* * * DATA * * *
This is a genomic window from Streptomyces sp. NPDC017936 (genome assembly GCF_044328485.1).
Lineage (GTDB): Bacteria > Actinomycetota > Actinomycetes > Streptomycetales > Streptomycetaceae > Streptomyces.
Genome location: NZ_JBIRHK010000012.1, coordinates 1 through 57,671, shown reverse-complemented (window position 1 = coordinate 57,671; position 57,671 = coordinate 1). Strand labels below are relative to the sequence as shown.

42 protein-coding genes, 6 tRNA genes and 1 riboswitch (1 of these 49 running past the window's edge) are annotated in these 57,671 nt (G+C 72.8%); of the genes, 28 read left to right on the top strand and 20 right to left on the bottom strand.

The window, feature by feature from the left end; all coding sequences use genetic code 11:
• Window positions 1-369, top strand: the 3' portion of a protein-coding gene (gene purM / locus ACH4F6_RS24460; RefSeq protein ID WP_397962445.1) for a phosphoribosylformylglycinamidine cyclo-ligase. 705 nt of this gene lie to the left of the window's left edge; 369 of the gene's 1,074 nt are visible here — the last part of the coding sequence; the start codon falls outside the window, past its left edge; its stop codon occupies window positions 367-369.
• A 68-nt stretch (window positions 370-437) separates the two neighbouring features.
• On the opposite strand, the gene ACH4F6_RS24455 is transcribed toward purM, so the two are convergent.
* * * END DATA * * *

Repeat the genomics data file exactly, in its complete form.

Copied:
This is a genomic window from Streptomyces sp. NPDC017936 (genome assembly GCF_044328485.1).
Lineage (GTDB): Bacteria > Actinomycetota > Actinomycetes > Streptomycetales > Streptomycetaceae > Streptomyces.
Genome location: NZ_JBIRHK010000012.1, coordinates 1 through 57,671, shown reverse-complemented (window position 1 = coordinate 57,671; position 57,671 = coordinate 1). Strand labels below are relative to the sequence as shown.

42 protein-coding genes, 6 tRNA genes and 1 riboswitch (1 of these 49 running past the window's edge) are annotated in these 57,671 nt (G+C 72.8%); of the genes, 28 read left to right on the top strand and 20 right to left on the bottom strand.

The window, feature by feature from the left end; all coding sequences use genetic code 11:
• Window positions 1-369, top strand: the 3' portion of a protein-coding gene (gene purM / locus ACH4F6_RS24460; RefSeq protein ID WP_397962445.1) for a phosphoribosylformylglycinamidine cyclo-ligase. 705 nt of this gene lie to the left of the window's left edge; 369 of the gene's 1,074 nt are visible here — the last part of the coding sequence; the start codon falls outside the window, past its left edge; its stop codon occupies window positions 367-369.
• A 68-nt stretch (window positions 370-437) separates the two neighbouring features.
• On the opposite strand, the gene ACH4F6_RS24455 is transcribed toward purM, so the two are convergent.